The last straw?

Bans on plastic are simply sucking businesses towards alternatives. Whether these are recycled doesn’t seem to matter to ministers or brands. But it certainly should, says David Burrows.

In three weeks’ time a ban on plastic straws (and drinks stirrers) will come into force. Or will it? Footprint revealed in January that Defra had been briefing stakeholders that summer was a more plausible timescale. Look at the draft statutory instrument that the government laid before Parliament on March 3rd and the date most foodservice and hospitality companies have been working towards – April 6th 2020 – has been removed. Instead, the Environmental Protection (plastic straws, cotton buds and stirrers) (England) Regulations 2020 will “come into force on the day after the day on which they are made”. That could still be April 6th but we don’t know.

Ministers at Defra have other things on their minds currently, but businesses have spent a huge amount of time and resources planning for this. Most have been switching to alternatives. Those who have gone down the compostable or biodegradable plastic route should be minded that the ban includes these materials. At least for now: the government could change its mind if a biodegradable standard for plastics that is “proven to have better environmental outcomes than current alternatives such as paper straws” can be established. This is far from a certainty (indeed, the government’s response to a consultation on new standards for bio-based, biodegradable and compostable plastics has been delayed).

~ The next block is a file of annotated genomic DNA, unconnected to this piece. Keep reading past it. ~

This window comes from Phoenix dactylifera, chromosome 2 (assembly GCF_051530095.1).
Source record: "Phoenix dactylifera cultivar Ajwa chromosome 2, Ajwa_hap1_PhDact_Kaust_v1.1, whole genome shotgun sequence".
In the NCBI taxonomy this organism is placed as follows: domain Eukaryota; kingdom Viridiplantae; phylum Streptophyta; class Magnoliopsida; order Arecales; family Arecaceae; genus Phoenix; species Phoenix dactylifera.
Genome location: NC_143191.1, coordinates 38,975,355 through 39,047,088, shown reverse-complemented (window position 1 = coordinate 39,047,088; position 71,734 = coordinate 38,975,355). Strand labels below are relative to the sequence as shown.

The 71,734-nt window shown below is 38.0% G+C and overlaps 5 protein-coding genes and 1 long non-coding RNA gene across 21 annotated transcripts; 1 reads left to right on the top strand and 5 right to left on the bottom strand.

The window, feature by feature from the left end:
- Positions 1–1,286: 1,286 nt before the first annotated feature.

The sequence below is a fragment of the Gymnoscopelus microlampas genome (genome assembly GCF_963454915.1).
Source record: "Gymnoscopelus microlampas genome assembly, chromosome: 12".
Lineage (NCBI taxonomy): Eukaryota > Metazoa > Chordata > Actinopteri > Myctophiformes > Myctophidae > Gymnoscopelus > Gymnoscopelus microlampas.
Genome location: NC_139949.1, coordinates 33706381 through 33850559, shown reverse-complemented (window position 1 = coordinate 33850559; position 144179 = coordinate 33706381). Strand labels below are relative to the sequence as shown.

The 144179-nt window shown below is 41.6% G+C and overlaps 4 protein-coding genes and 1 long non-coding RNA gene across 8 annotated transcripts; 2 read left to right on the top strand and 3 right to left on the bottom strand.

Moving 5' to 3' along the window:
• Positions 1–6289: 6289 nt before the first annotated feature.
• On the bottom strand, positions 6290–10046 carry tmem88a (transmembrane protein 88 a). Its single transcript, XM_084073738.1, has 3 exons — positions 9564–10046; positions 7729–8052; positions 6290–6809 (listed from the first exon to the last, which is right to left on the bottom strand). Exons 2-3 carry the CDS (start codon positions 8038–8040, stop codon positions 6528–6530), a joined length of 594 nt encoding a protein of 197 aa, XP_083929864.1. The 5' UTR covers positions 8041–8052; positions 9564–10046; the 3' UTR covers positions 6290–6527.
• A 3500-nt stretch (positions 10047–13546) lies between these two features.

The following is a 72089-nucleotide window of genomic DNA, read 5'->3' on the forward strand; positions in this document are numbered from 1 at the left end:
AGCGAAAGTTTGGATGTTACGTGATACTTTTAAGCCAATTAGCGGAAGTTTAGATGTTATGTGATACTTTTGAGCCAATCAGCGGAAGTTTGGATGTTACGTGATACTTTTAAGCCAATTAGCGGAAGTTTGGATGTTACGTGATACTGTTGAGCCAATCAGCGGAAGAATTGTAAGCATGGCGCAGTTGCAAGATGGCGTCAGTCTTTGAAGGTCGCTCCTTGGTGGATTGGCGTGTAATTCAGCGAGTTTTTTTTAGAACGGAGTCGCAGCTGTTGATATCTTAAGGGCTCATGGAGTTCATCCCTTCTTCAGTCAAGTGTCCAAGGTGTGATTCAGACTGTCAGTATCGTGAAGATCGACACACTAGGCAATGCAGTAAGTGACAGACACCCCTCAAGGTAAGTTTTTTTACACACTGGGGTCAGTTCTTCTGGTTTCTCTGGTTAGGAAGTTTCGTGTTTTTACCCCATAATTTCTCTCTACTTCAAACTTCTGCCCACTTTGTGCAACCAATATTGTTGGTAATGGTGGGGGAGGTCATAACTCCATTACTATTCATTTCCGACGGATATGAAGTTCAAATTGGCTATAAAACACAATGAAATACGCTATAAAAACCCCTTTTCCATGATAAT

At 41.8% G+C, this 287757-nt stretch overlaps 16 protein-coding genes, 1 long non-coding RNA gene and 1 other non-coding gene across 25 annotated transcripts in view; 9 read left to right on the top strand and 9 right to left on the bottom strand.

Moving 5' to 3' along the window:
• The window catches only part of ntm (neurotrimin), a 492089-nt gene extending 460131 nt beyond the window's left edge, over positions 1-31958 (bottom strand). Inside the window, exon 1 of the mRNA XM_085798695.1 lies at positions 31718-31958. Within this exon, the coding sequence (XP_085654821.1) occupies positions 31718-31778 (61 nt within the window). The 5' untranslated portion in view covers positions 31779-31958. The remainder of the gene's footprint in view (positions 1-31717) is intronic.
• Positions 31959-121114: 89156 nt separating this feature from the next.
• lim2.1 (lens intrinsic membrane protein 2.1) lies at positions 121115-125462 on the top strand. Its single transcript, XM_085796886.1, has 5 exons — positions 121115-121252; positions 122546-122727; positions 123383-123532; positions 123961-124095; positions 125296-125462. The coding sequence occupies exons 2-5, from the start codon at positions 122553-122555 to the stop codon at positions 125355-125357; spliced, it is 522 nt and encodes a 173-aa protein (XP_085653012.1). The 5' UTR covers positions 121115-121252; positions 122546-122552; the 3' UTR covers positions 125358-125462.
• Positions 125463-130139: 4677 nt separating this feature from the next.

The go-to straw is one made from paper. But is this really any better?

Whether the ban comes into force on April 6th or weeks later, paper straw manufacturers are set to line their pockets as brands switch. The global market for paper straws was worth over $1.6 billion (£1.28 billion) last year, but will increase at a CAGR of 13.8% between now and 2027, according to Transparency Market Research. The market for plastic and paper straws is also expected to grow from almost $4.5 billion (£3.6 billion) to over $9 billion (£7.2 billion) between now and 2025. So much for putting a stop to single-use.

Indeed, read the marketing from some of the paper straw producers and they are clearly revelling in their place as the “sustainable alternative”. “Are you a restaurateur, retailer, or wholesaler interested in making the switch from plastic to paper and helping save our marine life?” notes paper straw manufacturer Aardvark on its website. Meanwhile, Transcend Packaging has been punting out press releases to commend businesses for “taking a stand and bringing in sustainable paper straws ahead of the ban”. Showcase Cinemas are the latest to switch to the firm’s FSC-certified paper straws (unlike catering outlets like restaurants and bars, cinemas can’t keeping providing plastic straws so long as they are not visible or offered without a request from the customer).

Transcend has yet to respond to tell us whether these straws can or will be recycled or not (or accept an interview). It’s very unlikely. Another big customer, McDonald’s, which gets through 1.8m straws in the UK every day, says it’s got to grips with recycling the new paper straws but look at its in-store collection points and a recycling rate above single figures would be surprising (McDonald’s can correct us if we are wide of the mark). There was a big hoo-ha last year when The Sun found out McDonald’s straws weren’t being recycled. Transcend blamed poor infrastructure – it’s an old argument (and one used by the compostable packagers too) but it doesn’t wash.